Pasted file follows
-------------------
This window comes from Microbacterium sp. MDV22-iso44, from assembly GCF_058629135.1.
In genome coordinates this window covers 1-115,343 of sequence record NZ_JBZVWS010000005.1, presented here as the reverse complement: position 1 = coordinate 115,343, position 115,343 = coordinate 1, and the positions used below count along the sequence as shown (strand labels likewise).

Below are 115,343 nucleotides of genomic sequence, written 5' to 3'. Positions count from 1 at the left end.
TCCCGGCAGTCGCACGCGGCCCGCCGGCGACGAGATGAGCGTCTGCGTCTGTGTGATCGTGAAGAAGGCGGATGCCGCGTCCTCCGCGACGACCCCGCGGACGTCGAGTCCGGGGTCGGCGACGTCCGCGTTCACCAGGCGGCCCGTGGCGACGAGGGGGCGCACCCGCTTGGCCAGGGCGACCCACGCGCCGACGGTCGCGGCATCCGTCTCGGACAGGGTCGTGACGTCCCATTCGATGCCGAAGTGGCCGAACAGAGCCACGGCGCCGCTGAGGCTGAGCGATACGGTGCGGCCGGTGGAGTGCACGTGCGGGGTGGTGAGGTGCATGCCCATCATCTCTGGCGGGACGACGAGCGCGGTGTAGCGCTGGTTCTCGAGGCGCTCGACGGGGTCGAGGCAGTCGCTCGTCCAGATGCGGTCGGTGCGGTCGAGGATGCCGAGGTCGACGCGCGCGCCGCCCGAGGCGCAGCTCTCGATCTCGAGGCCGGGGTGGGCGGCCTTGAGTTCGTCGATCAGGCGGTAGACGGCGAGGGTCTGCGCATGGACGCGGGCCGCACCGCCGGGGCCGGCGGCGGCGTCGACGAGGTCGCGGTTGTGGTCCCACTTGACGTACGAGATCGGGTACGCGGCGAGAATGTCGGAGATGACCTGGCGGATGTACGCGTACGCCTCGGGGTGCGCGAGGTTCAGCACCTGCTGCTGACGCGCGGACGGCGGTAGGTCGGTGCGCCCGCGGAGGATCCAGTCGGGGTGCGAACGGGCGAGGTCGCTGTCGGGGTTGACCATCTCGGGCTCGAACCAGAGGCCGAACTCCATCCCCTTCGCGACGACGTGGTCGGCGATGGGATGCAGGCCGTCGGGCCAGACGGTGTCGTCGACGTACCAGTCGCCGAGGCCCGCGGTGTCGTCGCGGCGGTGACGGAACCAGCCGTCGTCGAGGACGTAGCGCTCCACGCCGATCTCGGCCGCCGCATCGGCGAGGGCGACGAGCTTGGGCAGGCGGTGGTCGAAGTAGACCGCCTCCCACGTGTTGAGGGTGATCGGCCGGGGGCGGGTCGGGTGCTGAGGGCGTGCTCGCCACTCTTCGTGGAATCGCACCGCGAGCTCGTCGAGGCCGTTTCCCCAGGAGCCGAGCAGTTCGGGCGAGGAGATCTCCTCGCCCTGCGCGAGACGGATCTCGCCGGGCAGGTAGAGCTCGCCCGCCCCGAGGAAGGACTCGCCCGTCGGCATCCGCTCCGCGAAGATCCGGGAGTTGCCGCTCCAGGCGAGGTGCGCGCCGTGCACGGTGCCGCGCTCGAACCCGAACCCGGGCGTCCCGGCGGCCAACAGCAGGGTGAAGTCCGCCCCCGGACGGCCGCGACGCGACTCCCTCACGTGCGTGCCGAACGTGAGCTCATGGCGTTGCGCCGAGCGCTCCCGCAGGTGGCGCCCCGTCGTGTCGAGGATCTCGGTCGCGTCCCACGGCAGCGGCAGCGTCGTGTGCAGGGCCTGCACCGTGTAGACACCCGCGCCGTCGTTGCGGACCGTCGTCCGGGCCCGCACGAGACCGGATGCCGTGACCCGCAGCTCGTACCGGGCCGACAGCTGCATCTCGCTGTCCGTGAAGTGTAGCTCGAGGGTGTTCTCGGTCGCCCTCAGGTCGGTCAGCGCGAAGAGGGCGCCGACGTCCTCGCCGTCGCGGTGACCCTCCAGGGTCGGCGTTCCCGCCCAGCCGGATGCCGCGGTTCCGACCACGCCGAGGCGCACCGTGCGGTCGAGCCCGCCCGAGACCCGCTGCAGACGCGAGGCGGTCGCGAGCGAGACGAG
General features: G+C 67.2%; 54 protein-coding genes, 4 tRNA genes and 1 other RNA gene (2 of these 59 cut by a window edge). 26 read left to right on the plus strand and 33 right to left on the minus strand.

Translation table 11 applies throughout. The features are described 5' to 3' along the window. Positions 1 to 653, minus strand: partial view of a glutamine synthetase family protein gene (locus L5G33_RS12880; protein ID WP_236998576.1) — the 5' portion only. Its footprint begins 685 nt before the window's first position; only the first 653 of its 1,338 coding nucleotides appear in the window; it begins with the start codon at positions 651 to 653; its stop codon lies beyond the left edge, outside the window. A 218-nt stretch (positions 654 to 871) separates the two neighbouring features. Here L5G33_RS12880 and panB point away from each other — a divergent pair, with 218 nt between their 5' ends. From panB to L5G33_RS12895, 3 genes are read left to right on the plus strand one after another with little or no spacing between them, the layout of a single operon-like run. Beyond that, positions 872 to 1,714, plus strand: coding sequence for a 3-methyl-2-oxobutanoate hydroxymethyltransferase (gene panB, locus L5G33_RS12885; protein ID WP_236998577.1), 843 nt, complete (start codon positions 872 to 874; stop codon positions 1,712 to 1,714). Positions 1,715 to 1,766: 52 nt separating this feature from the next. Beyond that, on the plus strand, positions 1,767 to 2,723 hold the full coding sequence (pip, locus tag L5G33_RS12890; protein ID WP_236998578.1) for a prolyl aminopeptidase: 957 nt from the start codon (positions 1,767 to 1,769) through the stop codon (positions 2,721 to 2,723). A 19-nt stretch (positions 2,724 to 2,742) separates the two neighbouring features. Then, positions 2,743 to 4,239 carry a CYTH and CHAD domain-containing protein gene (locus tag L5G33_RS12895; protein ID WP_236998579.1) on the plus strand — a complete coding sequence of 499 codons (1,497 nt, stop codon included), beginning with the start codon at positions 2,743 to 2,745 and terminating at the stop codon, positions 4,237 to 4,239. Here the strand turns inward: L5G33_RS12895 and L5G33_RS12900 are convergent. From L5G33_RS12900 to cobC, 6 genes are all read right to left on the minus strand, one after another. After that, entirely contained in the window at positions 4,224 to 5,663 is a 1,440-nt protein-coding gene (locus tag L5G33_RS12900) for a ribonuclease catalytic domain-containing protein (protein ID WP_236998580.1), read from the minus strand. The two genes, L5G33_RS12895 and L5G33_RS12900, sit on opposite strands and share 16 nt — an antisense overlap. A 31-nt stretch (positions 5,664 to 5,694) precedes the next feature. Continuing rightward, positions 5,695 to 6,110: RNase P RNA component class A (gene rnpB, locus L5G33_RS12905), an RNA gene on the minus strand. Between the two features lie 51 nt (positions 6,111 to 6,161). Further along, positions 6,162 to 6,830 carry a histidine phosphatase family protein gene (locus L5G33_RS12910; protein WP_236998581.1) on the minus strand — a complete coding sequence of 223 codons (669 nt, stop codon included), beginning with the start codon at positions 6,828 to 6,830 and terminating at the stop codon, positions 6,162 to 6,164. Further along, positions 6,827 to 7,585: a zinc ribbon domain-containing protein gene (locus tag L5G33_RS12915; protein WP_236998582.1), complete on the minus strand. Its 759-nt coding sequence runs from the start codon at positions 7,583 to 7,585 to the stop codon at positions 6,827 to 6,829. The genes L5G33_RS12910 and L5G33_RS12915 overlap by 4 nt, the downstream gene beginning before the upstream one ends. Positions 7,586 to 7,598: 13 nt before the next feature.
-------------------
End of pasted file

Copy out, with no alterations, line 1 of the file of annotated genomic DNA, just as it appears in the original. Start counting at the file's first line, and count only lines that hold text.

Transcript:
This window comes from Microbacterium sp. MDV22-iso44, from assembly GCF_058629135.1.